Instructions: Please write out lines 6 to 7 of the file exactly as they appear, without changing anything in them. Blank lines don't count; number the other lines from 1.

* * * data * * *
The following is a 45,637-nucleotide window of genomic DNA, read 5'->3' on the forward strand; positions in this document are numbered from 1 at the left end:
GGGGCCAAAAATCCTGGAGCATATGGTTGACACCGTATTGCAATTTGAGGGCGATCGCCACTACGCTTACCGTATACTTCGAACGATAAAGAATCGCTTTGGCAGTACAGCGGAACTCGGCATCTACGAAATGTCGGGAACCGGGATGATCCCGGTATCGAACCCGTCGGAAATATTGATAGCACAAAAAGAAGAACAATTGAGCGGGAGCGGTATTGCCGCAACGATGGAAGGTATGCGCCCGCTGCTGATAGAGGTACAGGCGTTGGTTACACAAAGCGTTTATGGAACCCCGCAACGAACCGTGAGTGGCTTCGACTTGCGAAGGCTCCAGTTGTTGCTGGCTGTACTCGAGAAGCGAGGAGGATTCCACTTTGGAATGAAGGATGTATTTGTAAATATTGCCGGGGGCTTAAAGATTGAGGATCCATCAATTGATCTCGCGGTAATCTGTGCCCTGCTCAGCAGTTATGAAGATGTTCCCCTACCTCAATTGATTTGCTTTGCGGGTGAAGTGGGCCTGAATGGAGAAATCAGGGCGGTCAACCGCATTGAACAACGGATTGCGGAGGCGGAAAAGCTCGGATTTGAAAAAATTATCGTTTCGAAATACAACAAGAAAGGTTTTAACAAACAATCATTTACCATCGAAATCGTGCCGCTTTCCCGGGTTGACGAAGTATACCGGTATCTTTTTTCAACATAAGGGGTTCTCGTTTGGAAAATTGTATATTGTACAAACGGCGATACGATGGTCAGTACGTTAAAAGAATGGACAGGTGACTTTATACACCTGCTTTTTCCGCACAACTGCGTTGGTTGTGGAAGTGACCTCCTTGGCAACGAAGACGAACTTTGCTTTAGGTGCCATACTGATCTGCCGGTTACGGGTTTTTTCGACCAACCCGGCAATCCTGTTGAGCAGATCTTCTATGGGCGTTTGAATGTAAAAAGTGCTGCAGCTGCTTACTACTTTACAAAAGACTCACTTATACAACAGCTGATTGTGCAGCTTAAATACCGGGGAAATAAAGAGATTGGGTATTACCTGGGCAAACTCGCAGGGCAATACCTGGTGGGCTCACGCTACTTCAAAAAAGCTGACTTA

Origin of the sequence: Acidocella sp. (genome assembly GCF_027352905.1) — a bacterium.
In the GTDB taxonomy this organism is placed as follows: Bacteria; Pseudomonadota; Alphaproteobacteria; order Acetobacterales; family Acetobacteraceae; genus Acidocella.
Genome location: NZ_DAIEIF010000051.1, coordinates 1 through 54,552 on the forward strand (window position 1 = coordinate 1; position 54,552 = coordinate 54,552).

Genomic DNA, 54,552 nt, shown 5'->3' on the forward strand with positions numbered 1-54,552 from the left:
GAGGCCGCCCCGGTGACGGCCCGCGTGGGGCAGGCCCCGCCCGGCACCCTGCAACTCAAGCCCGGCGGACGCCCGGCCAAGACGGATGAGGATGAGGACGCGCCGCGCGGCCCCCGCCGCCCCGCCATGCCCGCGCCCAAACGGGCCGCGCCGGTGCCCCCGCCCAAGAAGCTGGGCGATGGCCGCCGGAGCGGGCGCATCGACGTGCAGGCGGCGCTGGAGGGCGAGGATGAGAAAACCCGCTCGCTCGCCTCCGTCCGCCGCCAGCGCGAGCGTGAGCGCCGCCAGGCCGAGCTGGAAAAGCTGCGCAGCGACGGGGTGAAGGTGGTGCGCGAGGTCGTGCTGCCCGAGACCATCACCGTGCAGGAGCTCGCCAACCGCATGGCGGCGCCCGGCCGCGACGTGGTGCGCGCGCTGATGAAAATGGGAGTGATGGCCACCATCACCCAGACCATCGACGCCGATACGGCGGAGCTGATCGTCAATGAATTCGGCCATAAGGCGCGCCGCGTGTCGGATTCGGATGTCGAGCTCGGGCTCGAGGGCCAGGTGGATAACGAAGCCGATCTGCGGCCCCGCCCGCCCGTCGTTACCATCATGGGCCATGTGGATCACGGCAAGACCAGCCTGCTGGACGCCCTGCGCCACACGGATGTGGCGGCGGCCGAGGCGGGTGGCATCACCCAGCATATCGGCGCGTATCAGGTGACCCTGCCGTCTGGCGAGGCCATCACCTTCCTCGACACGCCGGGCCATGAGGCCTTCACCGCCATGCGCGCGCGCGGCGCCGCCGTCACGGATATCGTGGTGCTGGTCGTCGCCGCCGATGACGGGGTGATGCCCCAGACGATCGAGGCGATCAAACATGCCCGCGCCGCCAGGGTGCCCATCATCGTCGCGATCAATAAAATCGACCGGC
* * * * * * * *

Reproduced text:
Genomic DNA, 54,552 nt, shown 5'->3' on the forward strand with positions numbered 1-54,552 from the left:
GAGGCCGCCCCGGTGACGGCCCGCGTGGGGCAGGCCCCGCCCGGCACCCTGCAACTCAAGCCCGGCGGACGCCCGGCCAAGACGGATGAGGATGAGGACGCGCCGCGCGGCCCCCGCCGCCCCGCCATGCCCGCGCCCAAACGGGCCGCGCCGGTGCCCCCGCCCAAGAAGCTGGGCGATGGCCGCCGGAGCGGGCGCATCGACGTGCAGGCGGCGCTGGAGGGCGAGGATGAGAAAACCCGCTCGCTCGCCTCCGTCCGCCGCCAGCGCGAGCGTGAGCGCCGCCAGGCCGAGCTGGAAAAGCTGCGCAGCGACGGGGTGAAGGTGGTGCGCGAGGTCGTGCTGCCCGAGACCATCACCGTGCAGGAGCTCGCCAACCGCATGGCGGCGCCCGGCCGCGACGTGGTGCGCGCGCTGATGAAAATGGGAGTGATGGCCACCATCACCCAGACCATCGACGCCGATACGGCGGAGCTGATCGTCAATGAATTCGGCCATAAGGCGCGCCGCGTGTCGGATTCGGATGTCGAGCTCGGGCTCGAGGGCCAGGTGGATAACGAAGCCGATCTGCGGCCCCGCCCGCCCGTCGTTACCATCATGGGCCATGTGGATCACGGCAAGACCAGCCTGCTGGACGCCCTGCGCCACACGGATGTGGCGGCGGCCGAGGCGGGTGGCATCACCCAGCATATCGGCGCGTATCAGGTGACCCTGCCGTCTGGCGAGGCCATCACCTTCCTCGACACGCCGGGCCATGAGGCCTTCACCGCCATGCGCGCGCGCGGCGCCGCCGTCACGGATATCGTGGTGCTGGTCGTCGCCGCCGATGACGGGGTGATGCCCCAGACGATCGAGGCGATCAAACATGCCCGCGCCGCCAGGGTGCCCATCATCGTCGCGATCAATAAAATCGACCGGC